California Penal Code 21310 PC
PC 21310 – Possession of a “Dirk” or “Dagger”
Illegal “Dirk” or “Dagger” – Table of Contents
Carrying a concealed weapon is a dangerous and illicit proposition, which can lead to serious consequences. Carrying a “dirk” or “dagger,” for instance, is unlawful under Penal Code Section 21310. The statute itself reads,
“any person in this state who carries concealed upon the person any dirk or dagger is punishable by imprisonment in a county jail not exceeding one year or imprisonment.”
It is necessary to delve into California statutory history in order to better understand this provision.
For example, dagger is defined under Penal Code Section 16470 as:
- A knife or other instrument;
- With or without a handguard;
- Capable of ready use as a stabbing weapon; and
- Which may inflict great bodily injury or death.
Under the Penal Code, a pocket knife (considered a non-locking folding knife) is legal to possess and carry so long as it remains in its folded position.
A pocket knife is considered a stabbing weapon capable of inflicting great bodily injury or death only if:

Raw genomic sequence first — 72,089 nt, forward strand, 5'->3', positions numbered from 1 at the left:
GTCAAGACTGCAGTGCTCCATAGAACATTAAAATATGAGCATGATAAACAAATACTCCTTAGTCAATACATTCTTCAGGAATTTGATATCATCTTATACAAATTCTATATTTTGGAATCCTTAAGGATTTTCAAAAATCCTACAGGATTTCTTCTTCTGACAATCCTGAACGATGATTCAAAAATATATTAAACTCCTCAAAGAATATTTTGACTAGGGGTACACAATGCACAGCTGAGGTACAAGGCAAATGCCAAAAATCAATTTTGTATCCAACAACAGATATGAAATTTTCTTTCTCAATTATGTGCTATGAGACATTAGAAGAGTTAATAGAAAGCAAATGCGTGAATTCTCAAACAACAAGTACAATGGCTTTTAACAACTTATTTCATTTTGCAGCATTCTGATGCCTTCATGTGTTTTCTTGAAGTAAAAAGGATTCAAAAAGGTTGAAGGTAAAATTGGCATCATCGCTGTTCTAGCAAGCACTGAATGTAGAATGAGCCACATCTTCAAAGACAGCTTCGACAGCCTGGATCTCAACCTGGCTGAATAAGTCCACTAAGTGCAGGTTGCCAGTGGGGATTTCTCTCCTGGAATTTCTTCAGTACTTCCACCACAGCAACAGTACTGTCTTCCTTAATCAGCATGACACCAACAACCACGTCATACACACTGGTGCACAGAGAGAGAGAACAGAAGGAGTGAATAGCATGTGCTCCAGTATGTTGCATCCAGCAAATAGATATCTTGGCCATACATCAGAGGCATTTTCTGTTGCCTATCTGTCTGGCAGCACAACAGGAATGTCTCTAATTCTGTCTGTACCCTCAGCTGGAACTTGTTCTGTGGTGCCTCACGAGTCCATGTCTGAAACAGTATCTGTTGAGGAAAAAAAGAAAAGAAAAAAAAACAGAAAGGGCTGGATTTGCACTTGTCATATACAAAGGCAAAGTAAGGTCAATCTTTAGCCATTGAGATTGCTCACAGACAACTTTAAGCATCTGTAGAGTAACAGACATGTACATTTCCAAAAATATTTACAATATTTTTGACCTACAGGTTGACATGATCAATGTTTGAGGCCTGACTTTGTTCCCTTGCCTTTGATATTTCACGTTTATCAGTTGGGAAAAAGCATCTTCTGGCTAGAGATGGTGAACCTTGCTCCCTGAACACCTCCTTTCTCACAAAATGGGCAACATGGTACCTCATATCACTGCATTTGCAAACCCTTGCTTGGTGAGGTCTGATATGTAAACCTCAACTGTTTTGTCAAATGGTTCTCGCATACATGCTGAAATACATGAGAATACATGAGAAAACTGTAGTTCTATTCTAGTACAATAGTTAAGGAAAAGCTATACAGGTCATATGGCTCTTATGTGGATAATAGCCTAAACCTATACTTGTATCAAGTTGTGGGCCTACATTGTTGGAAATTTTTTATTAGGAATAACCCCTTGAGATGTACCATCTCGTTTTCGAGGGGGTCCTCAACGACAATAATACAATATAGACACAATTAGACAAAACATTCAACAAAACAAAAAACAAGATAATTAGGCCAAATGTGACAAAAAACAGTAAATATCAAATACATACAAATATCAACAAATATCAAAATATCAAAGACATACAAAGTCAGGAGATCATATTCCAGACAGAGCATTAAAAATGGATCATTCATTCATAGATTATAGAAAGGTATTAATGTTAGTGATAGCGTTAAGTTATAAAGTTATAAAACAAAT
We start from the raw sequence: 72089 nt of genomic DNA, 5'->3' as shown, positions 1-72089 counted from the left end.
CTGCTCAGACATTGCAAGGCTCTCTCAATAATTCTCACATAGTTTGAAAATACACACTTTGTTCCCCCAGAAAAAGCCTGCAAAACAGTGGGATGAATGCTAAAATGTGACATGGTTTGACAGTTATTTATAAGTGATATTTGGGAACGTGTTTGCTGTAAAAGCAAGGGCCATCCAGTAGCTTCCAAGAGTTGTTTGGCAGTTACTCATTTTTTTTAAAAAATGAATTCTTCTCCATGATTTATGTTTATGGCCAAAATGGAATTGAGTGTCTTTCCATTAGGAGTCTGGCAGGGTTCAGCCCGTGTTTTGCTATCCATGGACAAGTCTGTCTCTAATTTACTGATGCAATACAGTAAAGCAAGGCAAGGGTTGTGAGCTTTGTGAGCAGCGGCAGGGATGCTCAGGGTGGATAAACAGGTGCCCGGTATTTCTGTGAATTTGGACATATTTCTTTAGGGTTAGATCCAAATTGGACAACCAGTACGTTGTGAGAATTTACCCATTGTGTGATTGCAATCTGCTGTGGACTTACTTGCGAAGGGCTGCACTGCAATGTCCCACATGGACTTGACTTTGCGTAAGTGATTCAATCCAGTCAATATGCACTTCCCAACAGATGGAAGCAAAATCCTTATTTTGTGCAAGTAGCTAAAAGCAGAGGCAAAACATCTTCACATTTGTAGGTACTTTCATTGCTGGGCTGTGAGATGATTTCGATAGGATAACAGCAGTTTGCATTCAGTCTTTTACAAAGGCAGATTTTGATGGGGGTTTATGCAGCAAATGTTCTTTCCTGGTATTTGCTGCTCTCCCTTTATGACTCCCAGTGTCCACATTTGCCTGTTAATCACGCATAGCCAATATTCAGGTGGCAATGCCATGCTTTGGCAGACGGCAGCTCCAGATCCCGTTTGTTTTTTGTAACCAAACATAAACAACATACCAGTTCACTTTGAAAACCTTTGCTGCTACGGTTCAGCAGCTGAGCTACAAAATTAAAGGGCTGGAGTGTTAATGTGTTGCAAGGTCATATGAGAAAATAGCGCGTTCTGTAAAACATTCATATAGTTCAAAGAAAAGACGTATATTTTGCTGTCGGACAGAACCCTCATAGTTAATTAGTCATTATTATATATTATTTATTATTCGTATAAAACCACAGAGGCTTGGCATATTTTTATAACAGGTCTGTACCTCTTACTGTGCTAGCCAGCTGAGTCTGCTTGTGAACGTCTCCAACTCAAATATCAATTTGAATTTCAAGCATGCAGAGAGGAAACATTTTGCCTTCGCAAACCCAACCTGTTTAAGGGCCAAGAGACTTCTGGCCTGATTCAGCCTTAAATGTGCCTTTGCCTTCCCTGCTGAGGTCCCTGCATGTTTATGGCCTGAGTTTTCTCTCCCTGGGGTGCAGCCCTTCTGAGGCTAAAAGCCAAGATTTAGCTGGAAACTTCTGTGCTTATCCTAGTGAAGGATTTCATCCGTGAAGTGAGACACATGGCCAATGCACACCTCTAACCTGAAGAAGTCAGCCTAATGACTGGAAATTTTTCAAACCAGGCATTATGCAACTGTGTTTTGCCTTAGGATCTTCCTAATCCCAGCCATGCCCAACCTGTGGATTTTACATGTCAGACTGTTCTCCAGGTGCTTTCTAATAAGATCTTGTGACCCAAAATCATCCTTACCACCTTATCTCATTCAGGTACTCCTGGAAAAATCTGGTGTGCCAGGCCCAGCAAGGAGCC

- The blade of the knife is exposed; and
- The blade is locked into position.
PC § 16470.
Furthermore, Penal Code Section 20200 allows an individual to openly carry straight knives and folding knives that are opened and locked provided that they are:
- Carried in a sheath; and
- The sheath is worn openly, suspended from the waist.
Therefore, it is legal to carry a folding pocket knife or utility knife concealed upon your person so long as it is closed or if the blade cannot be locked. However, under California law, a concealed dirk or dagger is considered a “generally prohibited weapon,” within the meaning of Penal Code Section 16590(i).
Penal Code Section 21310 is considered a wobbler crime. This means that carrying a concealed dirk or dagger may be charged as a felony or as a misdemeanor. If charged as a felony, a defendant could be sentenced to up to three years incarceration. If charged as a misdemeanor, a defendant could face up to one year in the county jail. A felony conviction of Penal Code Section 21310 is also punishable by a maximum $10,000 fine.
A misdemeanor conviction is punishable by a fine of no more than $1,000.
Nonetheless, a probation sentence—in lieu of a jail term—is common for many generally prohibited weapons violations, including charges for carrying a concealed dirk or dagger. Probation is a period of supervision instead of serving time in prison. Often, the court will require some conditions to be met, such as participation in a work release program or community service.
If a defendant is not granted probation, a suspended or split jail sentence may be available for a felony conviction under Penal Code Section 21310.